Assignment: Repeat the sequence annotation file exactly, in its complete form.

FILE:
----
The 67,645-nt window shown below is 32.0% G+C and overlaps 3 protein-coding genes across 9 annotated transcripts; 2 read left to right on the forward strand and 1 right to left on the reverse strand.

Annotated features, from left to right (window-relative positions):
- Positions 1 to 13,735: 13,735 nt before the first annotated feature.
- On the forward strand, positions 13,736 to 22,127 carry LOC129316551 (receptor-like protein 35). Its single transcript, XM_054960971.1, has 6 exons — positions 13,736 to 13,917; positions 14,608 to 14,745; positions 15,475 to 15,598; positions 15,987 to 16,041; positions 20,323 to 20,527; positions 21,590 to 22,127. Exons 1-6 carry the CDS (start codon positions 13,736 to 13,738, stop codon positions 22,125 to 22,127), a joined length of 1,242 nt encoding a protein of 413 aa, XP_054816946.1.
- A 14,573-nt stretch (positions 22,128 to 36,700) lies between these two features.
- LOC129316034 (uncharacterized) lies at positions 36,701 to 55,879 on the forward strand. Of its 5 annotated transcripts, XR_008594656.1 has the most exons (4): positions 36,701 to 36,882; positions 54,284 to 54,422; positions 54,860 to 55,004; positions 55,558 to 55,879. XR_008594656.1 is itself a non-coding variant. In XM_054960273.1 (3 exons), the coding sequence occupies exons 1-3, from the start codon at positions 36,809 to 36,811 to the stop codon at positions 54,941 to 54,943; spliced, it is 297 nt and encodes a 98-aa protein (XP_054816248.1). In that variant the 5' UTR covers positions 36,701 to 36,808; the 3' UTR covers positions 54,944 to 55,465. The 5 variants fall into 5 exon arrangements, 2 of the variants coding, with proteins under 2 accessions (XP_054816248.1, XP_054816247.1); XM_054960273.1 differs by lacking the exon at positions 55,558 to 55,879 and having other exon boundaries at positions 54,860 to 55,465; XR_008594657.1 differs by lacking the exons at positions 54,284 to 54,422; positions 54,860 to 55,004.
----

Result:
The 67,645-nt window shown below is 32.0% G+C and overlaps 3 protein-coding genes across 9 annotated transcripts; 2 read left to right on the forward strand and 1 right to left on the reverse strand.

Annotated features, from left to right (window-relative positions):
- Positions 1 to 13,735: 13,735 nt before the first annotated feature.
- On the forward strand, positions 13,736 to 22,127 carry LOC129316551 (receptor-like protein 35). Its single transcript, XM_054960971.1, has 6 exons — positions 13,736 to 13,917; positions 14,608 to 14,745; positions 15,475 to 15,598; positions 15,987 to 16,041; positions 20,323 to 20,527; positions 21,590 to 22,127. Exons 1-6 carry the CDS (start codon positions 13,736 to 13,738, stop codon positions 22,125 to 22,127), a joined length of 1,242 nt encoding a protein of 413 aa, XP_054816946.1.
- A 14,573-nt stretch (positions 22,128 to 36,700) lies between these two features.
- LOC129316034 (uncharacterized) lies at positions 36,701 to 55,879 on the forward strand. Of its 5 annotated transcripts, XR_008594656.1 has the most exons (4): positions 36,701 to 36,882; positions 54,284 to 54,422; positions 54,860 to 55,004; positions 55,558 to 55,879. XR_008594656.1 is itself a non-coding variant. In XM_054960273.1 (3 exons), the coding sequence occupies exons 1-3, from the start codon at positions 36,809 to 36,811 to the stop codon at positions 54,941 to 54,943; spliced, it is 297 nt and encodes a 98-aa protein (XP_054816248.1). In that variant the 5' UTR covers positions 36,701 to 36,808; the 3' UTR covers positions 54,944 to 55,465. The 5 variants fall into 5 exon arrangements, 2 of the variants coding, with proteins under 2 accessions (XP_054816248.1, XP_054816247.1); XM_054960273.1 differs by lacking the exon at positions 55,558 to 55,879 and having other exon boundaries at positions 54,860 to 55,465; XR_008594657.1 differs by lacking the exons at positions 54,284 to 54,422; positions 54,860 to 55,004.